Medical students get married in November in order to ensure they don’t get sent to far-flung posts i.
According to a malpractice lawsuit filed last week, Banks, who had been treated for an unnamed condition at a urology center, went to the Princeton Baptist Medical Center for the procedure.
Banks never received an explanation as to why his penis was amputated and the doctors performing the procedure didn’t ask for assistance when the surgery became complicated, according to the suit.
"When the plaintiff ... awoke from his aforesaid surgical procedure, his penis was amputated," according to the lawsuit. The plaintiffs "never gave consent for the complete or partial amputation of (his) penis," Gawker.com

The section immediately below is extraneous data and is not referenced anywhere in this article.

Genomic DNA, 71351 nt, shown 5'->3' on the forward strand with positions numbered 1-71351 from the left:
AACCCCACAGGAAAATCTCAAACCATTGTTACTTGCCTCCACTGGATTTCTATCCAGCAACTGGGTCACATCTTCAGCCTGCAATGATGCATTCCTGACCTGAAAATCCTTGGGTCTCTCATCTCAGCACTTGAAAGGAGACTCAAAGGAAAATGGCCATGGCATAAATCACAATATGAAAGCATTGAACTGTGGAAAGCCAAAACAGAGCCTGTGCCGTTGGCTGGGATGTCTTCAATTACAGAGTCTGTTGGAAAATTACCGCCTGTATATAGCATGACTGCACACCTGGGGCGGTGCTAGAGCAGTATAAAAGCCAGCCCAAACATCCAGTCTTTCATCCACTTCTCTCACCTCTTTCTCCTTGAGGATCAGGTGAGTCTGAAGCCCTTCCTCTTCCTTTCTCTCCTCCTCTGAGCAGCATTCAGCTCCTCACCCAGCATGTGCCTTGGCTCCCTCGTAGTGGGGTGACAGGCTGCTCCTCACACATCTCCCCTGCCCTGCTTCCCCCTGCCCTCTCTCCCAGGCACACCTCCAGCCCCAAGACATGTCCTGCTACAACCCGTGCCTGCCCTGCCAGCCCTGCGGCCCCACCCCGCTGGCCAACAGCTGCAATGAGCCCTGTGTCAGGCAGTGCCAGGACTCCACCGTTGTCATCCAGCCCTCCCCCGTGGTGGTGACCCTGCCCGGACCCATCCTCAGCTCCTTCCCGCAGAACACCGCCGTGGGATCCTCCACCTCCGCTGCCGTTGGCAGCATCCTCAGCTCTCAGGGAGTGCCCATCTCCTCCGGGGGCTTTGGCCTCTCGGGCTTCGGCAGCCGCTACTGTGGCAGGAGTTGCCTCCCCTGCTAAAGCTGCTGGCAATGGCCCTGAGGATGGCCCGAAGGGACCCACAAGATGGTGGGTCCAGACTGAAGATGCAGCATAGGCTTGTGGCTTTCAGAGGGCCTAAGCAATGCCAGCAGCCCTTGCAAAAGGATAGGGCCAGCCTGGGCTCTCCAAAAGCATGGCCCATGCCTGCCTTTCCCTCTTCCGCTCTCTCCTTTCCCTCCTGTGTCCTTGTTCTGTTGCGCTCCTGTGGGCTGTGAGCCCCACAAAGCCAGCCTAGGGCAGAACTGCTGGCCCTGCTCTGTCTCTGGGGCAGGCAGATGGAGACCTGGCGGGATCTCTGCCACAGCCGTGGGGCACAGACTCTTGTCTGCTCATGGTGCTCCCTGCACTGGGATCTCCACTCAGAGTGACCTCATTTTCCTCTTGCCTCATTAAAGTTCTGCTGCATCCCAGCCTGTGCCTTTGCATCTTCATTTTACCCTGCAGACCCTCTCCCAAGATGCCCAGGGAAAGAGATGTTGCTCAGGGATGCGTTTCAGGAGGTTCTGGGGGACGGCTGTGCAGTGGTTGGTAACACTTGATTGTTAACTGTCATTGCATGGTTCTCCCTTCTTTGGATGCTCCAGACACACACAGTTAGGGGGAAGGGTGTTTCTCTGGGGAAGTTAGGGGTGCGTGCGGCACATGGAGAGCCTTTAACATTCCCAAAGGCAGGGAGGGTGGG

"My client is devastated," said Banks' attorney John Graves. Banks, who is married and does not work due to a disability, did not recall the precise date of the incident but believed it occurred in June, his attorney said.
A spokeswoman for the hospital's parent company said in a statement that Banks' allegations were without merit. "We intend to defend all counts aggressively," said Kate DeWitt Darden, spokeswoman for Baptist Health System.
The lawsuit does not specify a monetary value of the damages. The hospital, the Simon-Williamson Clinic, Urology Centers of Alabama and two doctors are named as defendants in the lawsuit, according to Graves. Representatives for the Simon-Williamson Clinic and the Urology